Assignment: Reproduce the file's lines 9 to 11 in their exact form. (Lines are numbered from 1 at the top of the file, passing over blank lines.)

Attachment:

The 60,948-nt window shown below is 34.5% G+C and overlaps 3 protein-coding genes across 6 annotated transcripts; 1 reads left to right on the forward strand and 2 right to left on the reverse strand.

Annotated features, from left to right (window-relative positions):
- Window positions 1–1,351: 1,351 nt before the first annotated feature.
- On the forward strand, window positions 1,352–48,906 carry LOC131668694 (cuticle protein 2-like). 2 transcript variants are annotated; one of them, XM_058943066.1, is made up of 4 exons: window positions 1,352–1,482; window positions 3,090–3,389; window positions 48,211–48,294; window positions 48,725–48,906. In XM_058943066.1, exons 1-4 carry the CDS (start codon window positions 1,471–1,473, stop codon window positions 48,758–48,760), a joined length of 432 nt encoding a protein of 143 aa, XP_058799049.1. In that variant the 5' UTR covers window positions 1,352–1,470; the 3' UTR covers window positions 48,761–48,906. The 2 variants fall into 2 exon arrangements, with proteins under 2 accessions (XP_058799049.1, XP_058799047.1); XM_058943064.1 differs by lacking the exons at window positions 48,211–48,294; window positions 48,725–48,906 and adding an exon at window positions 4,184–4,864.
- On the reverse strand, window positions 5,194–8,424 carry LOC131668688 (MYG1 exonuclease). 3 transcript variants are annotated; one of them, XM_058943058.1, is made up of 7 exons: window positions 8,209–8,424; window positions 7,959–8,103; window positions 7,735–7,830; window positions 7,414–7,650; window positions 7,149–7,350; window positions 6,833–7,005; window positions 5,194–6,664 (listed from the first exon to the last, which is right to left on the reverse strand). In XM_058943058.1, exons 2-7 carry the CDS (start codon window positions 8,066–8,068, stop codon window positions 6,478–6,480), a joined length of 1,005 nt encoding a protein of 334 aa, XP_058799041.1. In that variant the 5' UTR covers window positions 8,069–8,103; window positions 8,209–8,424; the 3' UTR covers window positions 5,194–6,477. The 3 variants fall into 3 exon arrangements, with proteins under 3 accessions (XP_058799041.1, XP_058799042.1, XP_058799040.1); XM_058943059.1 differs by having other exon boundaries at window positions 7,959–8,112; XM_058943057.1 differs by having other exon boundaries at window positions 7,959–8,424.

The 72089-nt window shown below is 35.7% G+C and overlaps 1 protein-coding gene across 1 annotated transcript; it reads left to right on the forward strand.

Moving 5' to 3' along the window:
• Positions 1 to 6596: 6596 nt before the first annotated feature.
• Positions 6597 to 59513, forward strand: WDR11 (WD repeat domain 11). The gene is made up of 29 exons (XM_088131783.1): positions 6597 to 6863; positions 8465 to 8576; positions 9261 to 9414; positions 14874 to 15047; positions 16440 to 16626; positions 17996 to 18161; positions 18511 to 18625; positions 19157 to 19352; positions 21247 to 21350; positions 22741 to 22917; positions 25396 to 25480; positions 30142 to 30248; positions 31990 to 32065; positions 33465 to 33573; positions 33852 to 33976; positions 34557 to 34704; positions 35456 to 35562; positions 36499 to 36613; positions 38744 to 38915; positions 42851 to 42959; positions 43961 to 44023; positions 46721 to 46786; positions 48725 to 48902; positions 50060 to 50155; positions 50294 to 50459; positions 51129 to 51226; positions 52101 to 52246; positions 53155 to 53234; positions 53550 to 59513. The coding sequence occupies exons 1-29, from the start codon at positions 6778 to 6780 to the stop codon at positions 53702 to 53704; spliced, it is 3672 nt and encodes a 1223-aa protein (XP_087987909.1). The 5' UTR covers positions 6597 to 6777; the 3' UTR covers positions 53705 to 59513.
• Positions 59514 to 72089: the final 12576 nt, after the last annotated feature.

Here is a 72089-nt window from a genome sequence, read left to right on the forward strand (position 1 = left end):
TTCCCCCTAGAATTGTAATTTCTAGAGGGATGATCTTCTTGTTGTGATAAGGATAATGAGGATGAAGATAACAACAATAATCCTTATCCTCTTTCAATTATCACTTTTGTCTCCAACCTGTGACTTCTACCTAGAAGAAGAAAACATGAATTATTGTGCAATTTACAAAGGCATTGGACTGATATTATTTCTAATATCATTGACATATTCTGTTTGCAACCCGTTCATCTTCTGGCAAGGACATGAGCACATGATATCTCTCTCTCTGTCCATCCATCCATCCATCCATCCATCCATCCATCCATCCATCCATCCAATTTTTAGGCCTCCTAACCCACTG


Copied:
• Positions 6597 to 59513, forward strand: WDR11 (WD repeat domain 11). The gene is made up of 29 exons (XM_088131783.1): positions 6597 to 6863; positions 8465 to 8576; positions 9261 to 9414; positions 14874 to 15047; positions 16440 to 16626; positions 17996 to 18161; positions 18511 to 18625; positions 19157 to 19352; positions 21247 to 21350; positions 22741 to 22917; positions 25396 to 25480; positions 30142 to 30248; positions 31990 to 32065; positions 33465 to 33573; positions 33852 to 33976; positions 34557 to 34704; positions 35456 to 35562; positions 36499 to 36613; positions 38744 to 38915; positions 42851 to 42959; positions 43961 to 44023; positions 46721 to 46786; positions 48725 to 48902; positions 50060 to 50155; positions 50294 to 50459; positions 51129 to 51226; positions 52101 to 52246; positions 53155 to 53234; positions 53550 to 59513. The coding sequence occupies exons 1-29, from the start codon at positions 6778 to 6780 to the stop codon at positions 53702 to 53704; spliced, it is 3672 nt and encodes a 1223-aa protein (XP_087987909.1). The 5' UTR covers positions 6597 to 6777; the 3' UTR covers positions 53705 to 59513.
• Positions 59514 to 72089: the final 12576 nt, after the last annotated feature.

Here is a 72089-nt window from a genome sequence, read left to right on the forward strand (position 1 = left end):